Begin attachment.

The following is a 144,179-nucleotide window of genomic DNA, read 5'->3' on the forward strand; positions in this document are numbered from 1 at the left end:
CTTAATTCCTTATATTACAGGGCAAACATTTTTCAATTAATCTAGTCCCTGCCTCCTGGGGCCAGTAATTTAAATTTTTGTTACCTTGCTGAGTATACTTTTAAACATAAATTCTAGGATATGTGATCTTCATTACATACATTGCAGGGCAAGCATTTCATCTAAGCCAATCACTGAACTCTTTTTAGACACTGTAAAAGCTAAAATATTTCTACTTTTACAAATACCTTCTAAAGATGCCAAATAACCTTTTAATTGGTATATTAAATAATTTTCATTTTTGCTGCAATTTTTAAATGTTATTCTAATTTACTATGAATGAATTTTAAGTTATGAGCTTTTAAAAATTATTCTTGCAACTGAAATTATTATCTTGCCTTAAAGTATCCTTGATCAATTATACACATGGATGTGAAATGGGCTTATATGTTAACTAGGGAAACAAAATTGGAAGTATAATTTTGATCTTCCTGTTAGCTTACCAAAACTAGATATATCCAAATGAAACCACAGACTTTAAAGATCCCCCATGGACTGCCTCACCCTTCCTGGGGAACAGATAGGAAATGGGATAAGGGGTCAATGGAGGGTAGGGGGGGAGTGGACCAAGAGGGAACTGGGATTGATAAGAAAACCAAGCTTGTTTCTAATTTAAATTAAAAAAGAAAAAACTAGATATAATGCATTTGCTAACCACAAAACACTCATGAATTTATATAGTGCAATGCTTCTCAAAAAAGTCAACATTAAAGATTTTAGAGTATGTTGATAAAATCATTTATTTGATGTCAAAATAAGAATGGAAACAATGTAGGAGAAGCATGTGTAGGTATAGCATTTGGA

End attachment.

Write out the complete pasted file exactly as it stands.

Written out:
The following is a 144,179-nucleotide window of genomic DNA, read 5'->3' on the forward strand; positions in this document are numbered from 1 at the left end:
CTTAATTCCTTATATTACAGGGCAAACATTTTTCAATTAATCTAGTCCCTGCCTCCTGGGGCCAGTAATTTAAATTTTTGTTACCTTGCTGAGTATACTTTTAAACATAAATTCTAGGATATGTGATCTTCATTACATACATTGCAGGGCAAGCATTTCATCTAAGCCAATCACTGAACTCTTTTTAGACACTGTAAAAGCTAAAATATTTCTACTTTTACAAATACCTTCTAAAGATGCCAAATAACCTTTTAATTGGTATATTAAATAATTTTCATTTTTGCTGCAATTTTTAAATGTTATTCTAATTTACTATGAATGAATTTTAAGTTATGAGCTTTTAAAAATTATTCTTGCAACTGAAATTATTATCTTGCCTTAAAGTATCCTTGATCAATTATACACATGGATGTGAAATGGGCTTATATGTTAACTAGGGAAACAAAATTGGAAGTATAATTTTGATCTTCCTGTTAGCTTACCAAAACTAGATATATCCAAATGAAACCACAGACTTTAAAGATCCCCCATGGACTGCCTCACCCTTCCTGGGGAACAGATAGGAAATGGGATAAGGGGTCAATGGAGGGTAGGGGGGGAGTGGACCAAGAGGGAACTGGGATTGATAAGAAAACCAAGCTTGTTTCTAATTTAAATTAAAAAAGAAAAAACTAGATATAATGCATTTGCTAACCACAAAACACTCATGAATTTATATAGTGCAATGCTTCTCAAAAAAGTCAACATTAAAGATTTTAGAGTATGTTGATAAAATCATTTATTTGATGTCAAAATAAGAATGGAAACAATGTAGGAGAAGCATGTGTAGGTATAGCATTTGGA